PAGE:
Book Nerd Interview
Was there a defining moment during your youth when you realized you wanted to be a writer?
As a young fisheries biologist I got praise from the chair of the International Fisheries Commission for a report I had written that, in his words, “heaped praise on the other guys (Canadian members of a research team of which I was the only member), while keeping pride in the Washington State efforts.”
What’s one thing that readers would be surprised to find out about you?
That I’ve retained my youthful enthusiasm for boats. I still run a fast boat on the Strait of Georgia, taking visitors into the San Juan Islands, catching and cooking Dungeness crab for a treat when we get back to shore.
When did you write your first book and how old were you?
In 1999 ACCT published a small book I had written. I was 65 years old.
What was the greatest thing you learned at school?
How would you describe yourself in three words?
Focused, Self-Disciplined, Principled.
Did you learn anything from writing Sasha Plotkin's Deceit and what was it?
Yes, indeed, there are such things as muses. I was surprised many times while writing the novel that characters took over and wrote about themselves. Muses are not just mythic. Mine was mystic!
For those who are unfamiliar with Sasha Plotkin, how would you introduce him?
A bright, able, multilingual Soviet KGB officer who is seriously conflicted about loyalties toward political powers.
If you could introduce Chris Holbeck to any character from another book, who would it be and why?
George Smiley, central character in five of John le Carré’s novels and a minor character in others. Like Chris Holbeck, Smiley worries more about the intentions and psychology of people who are his targets than he does about the exact type of weapon he carries and how many rounds per minute it will fire.
If you had to choose, which writer would you consider a mentor?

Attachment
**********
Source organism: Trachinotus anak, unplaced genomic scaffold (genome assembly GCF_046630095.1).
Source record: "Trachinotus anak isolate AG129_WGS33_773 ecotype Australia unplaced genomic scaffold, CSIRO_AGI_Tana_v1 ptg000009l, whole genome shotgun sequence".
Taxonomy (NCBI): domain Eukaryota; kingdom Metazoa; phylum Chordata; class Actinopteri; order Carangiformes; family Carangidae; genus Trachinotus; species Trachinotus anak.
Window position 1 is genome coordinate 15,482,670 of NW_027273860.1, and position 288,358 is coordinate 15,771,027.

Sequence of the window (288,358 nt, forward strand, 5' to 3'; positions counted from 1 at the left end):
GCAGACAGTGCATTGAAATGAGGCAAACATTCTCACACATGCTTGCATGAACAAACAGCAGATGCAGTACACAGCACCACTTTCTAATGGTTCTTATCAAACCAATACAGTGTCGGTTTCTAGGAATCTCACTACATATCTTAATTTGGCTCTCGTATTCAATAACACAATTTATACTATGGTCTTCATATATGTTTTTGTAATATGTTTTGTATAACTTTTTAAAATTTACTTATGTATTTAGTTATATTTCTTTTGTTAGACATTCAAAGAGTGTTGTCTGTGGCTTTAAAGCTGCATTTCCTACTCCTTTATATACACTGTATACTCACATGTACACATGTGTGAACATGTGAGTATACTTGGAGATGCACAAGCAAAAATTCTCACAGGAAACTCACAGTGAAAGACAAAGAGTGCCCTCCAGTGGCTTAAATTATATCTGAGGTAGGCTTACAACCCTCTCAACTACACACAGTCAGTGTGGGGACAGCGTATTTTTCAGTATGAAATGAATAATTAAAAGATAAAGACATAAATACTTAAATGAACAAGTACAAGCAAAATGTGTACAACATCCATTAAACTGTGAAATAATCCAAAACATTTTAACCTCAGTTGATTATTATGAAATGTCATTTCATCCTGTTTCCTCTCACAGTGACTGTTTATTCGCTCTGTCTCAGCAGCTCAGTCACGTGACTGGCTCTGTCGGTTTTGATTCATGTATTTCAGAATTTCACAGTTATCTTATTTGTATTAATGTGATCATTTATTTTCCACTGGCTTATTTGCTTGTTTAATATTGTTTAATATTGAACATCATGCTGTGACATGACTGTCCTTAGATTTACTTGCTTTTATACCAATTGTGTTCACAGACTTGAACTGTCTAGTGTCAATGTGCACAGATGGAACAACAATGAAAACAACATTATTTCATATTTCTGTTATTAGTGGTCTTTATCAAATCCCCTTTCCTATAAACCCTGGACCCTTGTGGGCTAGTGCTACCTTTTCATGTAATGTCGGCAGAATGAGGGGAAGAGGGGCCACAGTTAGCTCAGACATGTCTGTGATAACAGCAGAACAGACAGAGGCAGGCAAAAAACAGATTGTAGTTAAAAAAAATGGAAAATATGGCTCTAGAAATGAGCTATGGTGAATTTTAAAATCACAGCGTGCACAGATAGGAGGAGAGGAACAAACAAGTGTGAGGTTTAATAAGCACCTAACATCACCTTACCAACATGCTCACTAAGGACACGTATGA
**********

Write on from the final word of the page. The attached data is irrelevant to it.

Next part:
John Sanford, author of the Prey series of police/crime books set in Minnesota. He has the best ear for realistic dialogue that I know in the mystery/espionage game.
How many books have you written?
Sasha Plotkin’s Deceit is my first novel. I’ve written other nonfiction titles and an “as told to” memoir: Sea Travels – Memoirs of a 20th Century Master Mariner. (Patos Island Press)
You have the chance to give one piece of advice to your readers. What would it be?
Don’t compare your writing to that of the great writers or your current favorite. Be sure you’re writing in your own voice and be proud of it.
When asked, what’s the one question you always answer with a lie?
“How are you?”
What's the worst summer job you've ever had?
Picking wild blackberries in the logged-off foothills of western Washington.
Who is the first person you call when you have a bad day?
When was the last time you cried?
A few days ago. I cry watching many movies, at sadness, at romance, and at simple beauty of any nature.
Where can readers stalk you?
At a beach home on the Strait of Georgia north of Bellingham, Washington, where I enjoy nature much of the year and do most of my serious writing.
When they were both stationed in Stockholm, Sweden, in 1969, Chris and Sasha connected on a personal level. Chris was excited to find a KGB officer interested in changing sides. Then, on the day of the Soviet agent’s defection, Sasha was a no-show. Chris would soon discover the full extent of Sasha Plotkin’s deceit.
Now Sasha has resurfaced and wishes to make another attempt to defect. To Chris’ dismay, he is the only CIA officer the man will consent to deal with, even though their once close relationship is now riddled with mistrust. Chris’s wife, Lisa, has sworn to leave him if he abandons her and the family for one more perilous mission. His alluring young colleague Bisan seems determined to seduce him. Despite the risks to his life and his marriage, Chris answers the call of duty.
If Chris succeeds in transporting Sasha to the United States—come hell or high water—will the Soviet agent reveal the true identity of the mole? One thing is certain: the lives of the two men will be forever changed.
Once readers dive into this novel, they will recognize that the storyline is a fast-paced espionage thriller. The plot is character driven and takes it back to the Nixon Era where it was a much more dangerous time. Author Vaughn provides richly textured and realistic accounts of a CIA agent trying to make a KGB officer defect. Vaughn’s vast knowledge of the genre and the fact that occurrences include real operations of the CIA and true events of the Cold War, it made the story authentically real. The plot delivers a dramatically-inclined storyline through its emotionally-driven characters and builds a one-of-a-kind climax. Sasha Plotkin’s Deceit is a triumphant story that is a must-read for not just fans of the spy genre, but for everyone.